Airway Obstruction | Symptoms & Causes

What are the symptoms of airway obstruction?

A child with an obstructed airway may exhibit the following symptoms:

  • choking or gagging
  • sudden violent coughing
  • vomiting
  • noisy breathing or wheezing
  • struggling to breathe
  • turning blue

What causes airway obstruction?

Blocked airways

A child’s risk of choking on food is highest before they have a full set of teeth or when the muscles involved in swallowing have not yet fully formed. Whole nuts, seeds, raw carrots cut into circles, grapes and hot dogs are particularly hazardous for young children.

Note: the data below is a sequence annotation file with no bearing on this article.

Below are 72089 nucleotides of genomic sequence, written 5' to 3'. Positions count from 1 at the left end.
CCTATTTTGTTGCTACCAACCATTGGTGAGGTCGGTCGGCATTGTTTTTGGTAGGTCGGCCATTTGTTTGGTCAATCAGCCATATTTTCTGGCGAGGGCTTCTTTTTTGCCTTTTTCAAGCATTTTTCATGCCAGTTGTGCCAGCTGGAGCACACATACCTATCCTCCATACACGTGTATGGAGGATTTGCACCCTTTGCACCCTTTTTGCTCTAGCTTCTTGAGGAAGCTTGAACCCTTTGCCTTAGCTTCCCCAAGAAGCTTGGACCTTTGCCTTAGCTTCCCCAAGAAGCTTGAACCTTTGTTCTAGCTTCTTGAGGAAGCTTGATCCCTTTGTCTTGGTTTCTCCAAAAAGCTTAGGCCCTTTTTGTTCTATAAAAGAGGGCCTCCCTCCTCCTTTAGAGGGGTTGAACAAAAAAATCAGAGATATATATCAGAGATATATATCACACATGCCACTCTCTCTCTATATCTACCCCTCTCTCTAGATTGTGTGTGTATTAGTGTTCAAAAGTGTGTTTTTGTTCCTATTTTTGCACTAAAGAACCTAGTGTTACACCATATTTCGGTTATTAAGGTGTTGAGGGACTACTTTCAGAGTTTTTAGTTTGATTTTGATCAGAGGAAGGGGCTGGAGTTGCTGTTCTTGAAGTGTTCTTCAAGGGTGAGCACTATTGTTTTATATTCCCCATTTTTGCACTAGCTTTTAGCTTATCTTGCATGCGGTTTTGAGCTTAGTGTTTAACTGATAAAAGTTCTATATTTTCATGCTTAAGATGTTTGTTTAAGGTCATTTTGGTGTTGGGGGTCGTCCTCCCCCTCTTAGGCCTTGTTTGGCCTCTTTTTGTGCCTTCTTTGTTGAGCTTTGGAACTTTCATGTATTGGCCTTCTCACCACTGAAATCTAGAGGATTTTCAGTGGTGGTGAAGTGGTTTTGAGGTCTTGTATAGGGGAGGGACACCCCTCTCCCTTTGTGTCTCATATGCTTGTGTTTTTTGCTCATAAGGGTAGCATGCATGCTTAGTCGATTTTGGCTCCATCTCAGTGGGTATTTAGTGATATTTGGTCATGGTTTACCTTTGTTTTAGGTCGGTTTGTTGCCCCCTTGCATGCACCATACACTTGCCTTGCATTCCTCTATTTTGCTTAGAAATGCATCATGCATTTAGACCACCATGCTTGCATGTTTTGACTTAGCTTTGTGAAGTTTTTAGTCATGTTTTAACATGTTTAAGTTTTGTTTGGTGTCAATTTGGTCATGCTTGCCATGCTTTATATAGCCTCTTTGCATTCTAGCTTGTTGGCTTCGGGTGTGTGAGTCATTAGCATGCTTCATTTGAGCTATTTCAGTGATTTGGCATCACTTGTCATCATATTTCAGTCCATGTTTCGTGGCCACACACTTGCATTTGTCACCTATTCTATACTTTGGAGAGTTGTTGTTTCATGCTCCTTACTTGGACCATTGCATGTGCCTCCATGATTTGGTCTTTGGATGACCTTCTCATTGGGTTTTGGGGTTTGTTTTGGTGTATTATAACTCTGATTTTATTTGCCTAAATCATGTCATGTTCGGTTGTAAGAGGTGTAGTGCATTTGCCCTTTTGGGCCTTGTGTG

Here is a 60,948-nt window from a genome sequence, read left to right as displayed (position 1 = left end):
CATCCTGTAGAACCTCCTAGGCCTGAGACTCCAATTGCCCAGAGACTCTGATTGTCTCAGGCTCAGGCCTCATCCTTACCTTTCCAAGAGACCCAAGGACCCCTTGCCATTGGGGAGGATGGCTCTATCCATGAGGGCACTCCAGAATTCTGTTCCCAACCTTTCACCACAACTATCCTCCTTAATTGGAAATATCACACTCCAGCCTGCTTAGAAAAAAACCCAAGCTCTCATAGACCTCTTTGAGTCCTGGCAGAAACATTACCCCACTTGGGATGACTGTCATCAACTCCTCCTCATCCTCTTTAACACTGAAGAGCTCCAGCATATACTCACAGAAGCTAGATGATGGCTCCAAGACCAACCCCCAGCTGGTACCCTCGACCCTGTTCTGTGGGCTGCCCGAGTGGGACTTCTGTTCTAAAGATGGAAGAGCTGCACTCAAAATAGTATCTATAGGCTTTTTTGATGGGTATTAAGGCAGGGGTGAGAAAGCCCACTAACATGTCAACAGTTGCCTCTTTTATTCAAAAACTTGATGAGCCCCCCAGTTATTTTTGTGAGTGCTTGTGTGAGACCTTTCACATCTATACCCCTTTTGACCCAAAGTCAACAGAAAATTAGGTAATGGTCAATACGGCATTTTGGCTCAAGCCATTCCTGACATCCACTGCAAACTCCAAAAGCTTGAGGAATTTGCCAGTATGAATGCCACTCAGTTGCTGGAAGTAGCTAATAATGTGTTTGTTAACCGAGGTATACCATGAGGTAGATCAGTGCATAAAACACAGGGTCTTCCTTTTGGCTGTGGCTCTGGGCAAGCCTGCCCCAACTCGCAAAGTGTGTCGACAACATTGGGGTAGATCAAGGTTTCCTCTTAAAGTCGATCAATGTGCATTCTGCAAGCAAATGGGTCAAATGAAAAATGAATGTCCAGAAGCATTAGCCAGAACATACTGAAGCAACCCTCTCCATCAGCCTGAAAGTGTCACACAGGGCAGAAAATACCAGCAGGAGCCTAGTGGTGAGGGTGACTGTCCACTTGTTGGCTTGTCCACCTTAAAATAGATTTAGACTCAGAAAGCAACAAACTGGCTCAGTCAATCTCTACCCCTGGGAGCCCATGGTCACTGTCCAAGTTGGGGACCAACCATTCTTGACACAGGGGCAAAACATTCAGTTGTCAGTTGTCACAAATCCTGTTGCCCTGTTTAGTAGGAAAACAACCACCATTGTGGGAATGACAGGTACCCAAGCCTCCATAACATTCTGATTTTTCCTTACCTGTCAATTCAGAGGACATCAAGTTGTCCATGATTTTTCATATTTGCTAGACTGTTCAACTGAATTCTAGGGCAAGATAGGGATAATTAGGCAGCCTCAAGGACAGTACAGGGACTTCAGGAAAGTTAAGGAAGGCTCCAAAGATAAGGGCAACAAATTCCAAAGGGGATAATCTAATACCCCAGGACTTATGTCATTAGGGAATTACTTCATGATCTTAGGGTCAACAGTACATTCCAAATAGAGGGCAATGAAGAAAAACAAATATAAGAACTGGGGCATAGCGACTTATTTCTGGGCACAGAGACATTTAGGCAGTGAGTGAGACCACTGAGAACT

Small children often put foreign objects in their mouths as they explore the world. If a child inhales an object like a coin, button or small toy, it can become lodged in the throat or esophagus. These passages are much smaller in children than in full-grown adults. Of all toys, balloons are the most common cause of choking death among children of all ages.


Window blind cords, drawstrings, scarves, necklaces, long ribbons and other cords can get wrapped around a child’s neck and cut off the flow of oxygen. In 2011, the U.S. Consumer Protection Safety Commission designated drawstrings on children’s clothing as hazardous and now most children’s outerwear has Velcro or snaps instead.


The majority of infant suffocation tends to occur when babies are asleep. Sleeping toddlers can suffocate on soft bedding, loose blankets, crib bumper pads, or in adult-size beds or furniture. Beanbag chairs, bunk beds, balloons, and toy chests with lids also pose suffocation hazards for young children.